The most interesting---and liberating---thing about the Protestant Reformation was that each man must read and interpret the Bible for himself. Sola scriptura, the Bible only. The extra words of men have no authority above the Word of God as each man reads it, not the Pope or the "Magisterium" or the "Church" or even fellow Protestants and their churches either.
Friend-of-the-blog Dr. Jeremy Dupertuis Bangs, author of the new Strangers and Pilgrims, Travellers and Sojourners, sends along an interesting excerpt from his upcoming book for the University Press of New England---about a Founding-era fellow who was apparently in agreement with contemporary Calvinist theologico-historians Rev. John F. McArthur and another friend-of-the-blog, Dr. Gregg Frazer.
Somedays, a "proper" Christian just can't win, but then again, The Bible never said that one will:
Approaching Savannah on February 6, 1778, at Zubly’s ferry by Purisburg, they were surprised to meet Rev. John Joachim Zubly and his son coming away from the city. Zubly had been Savannah’s most renowned preacher, a Presbyterian, and his pamphlets supporting the American cause were read not only in the colonies but also in England.
At the second Continental Congress in Philadelphia in 1774 he had represented Georgia, arguing for moderation. He demanded representation in Parliament for the colonies, but he hoped for reconciliation rather than revolution.
In a sermon from 1775 to the Provincial Congress of Georgia (published as a tract in Philadelphia), Zubly preached that “A people that claim no more than their natural rights, in so doing, do nothing displeasing unto God; and the most powerful monarch that would deprive his subjects of the liberties of man, whatever may be his success, he must not expect the approbation of God, and in due time will be the abhorrence of all men.”
Moreover, he proclaimed that the idea “that government and tyranny are the hereditary right of some, and that slavery and oppression are the original doom of others, is a doctrine that would reflect dishonor upon God; it is treason against all mankind.”
His audience heard a criticism of the king but did not interpret this as an inexorable call to free their slaves. Zubly wrestled with biblical attitudes towards established authority: “The Christian religion, while it commands due respect and obedience to superiors, nowhere requires a blind and unlimited obedience on the part of the subjects; nor does it vest any absolute and arbitrary power in the rulers.”
Then he remarked, “We should fain obey our superiors, and yet we cannot think of giving up our natural, our civil and religious rights, nor acquiesce in or contribute to render our fellow creatures or fellow citizens slaves and miserable.”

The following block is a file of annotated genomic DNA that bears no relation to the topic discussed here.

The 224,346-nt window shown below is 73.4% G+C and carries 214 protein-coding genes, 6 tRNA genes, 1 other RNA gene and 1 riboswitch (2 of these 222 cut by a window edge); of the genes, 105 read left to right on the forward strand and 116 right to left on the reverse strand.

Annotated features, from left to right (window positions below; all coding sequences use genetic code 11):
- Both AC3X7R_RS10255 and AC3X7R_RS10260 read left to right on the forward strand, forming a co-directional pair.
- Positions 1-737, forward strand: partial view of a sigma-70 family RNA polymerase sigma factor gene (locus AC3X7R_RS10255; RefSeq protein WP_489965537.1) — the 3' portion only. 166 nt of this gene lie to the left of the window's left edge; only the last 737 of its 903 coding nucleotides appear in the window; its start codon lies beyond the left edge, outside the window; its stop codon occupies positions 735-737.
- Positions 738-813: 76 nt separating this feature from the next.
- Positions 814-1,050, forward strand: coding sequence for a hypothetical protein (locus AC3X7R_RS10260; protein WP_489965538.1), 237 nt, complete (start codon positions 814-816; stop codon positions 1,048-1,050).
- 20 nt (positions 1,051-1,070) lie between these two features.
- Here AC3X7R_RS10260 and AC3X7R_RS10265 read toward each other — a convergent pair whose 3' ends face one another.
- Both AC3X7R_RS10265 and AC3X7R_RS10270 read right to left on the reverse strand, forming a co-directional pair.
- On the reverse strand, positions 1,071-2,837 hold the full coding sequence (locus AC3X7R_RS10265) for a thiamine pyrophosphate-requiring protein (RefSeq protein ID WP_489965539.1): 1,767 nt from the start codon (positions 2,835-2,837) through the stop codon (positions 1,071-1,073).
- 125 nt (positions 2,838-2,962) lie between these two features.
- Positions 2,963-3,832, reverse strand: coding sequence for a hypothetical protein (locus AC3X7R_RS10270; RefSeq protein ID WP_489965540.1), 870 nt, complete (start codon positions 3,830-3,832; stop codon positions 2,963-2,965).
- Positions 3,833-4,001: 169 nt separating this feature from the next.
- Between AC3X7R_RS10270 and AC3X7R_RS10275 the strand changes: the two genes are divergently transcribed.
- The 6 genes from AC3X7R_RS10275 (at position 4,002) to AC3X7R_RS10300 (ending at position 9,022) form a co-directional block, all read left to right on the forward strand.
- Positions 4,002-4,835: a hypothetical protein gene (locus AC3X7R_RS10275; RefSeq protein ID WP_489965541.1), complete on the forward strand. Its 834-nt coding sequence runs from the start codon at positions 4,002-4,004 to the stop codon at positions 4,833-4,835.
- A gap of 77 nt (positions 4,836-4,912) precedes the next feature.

Once again, his listeners understood that as a Presbyterian he opposed the claims of the Church of England to privilege and established superiority, and that as a colonist he objected to laws and taxes unjustly imposed. But they were not inspired to free their slaves, no matter how repugnant Zubly thought participation in enslavement would be to their freedom-loving souls.
In contrast to human laws, “The law of the Lord is perfect” (Psalm 19:7), Zubly quoted, and he repeated that “The Gospel is the law of liberty” – referring to James 2:12 (“So speak ye, and so do, as they that shall be judged by the law of liberty.”) No one, he thought, “can transgress [the law of the Lord] with impunity.” And as a Calvinist believing that the world and all its social hierarchy was predestined to be as it was, he could not avoid a literal application of Romans 13: 1-2 ( “Let every soul be subject unto the higher powers. For there is no power but of God: the powers that be are ordained of God. Whosoever therefore resisteth the power, resisteth the ordinance of God: and they that resist shall receive to themselves damnation.”)
Zubly’s unavoidable conclusion was unpalatable to the rebels: “Never let us lose out of sight that our interest lies in a perpetual connection with our mother country.” According to Zubly, a Christian was not permitted to rebel against the king, nor could a faithful Christian “acquiesce in or contribute to render our fellow creatures or fellow citizens slaves.”
Zubly’s fellow citizens of Savannah, in rebellion against the king and not wanting to hear that slavery was sin, had that very day banished him and his son from Georgia and had confiscated Zubly’s property, including his library of over a thousand volumes. The books were eventually tossed into the Savannah River.
 This and the following quotations are from Zubly’s sermon before the Provincial Congress of Georgia, 1775 with the title, “The Law of Liberty.” The Law of Liberty. A Sermon on American Affairs, Preached at the Opening of the Provincial Congress of Georgia. Addressed to the Right Honourable The Earl of Dartmouth. With an Appendix, Giving a Concise Account of the Struggles of Swisserland [sic] to Recover their Liberty. By John J. Zubly. Philadelphia: Printed and Sold by Henry Miller, 1775.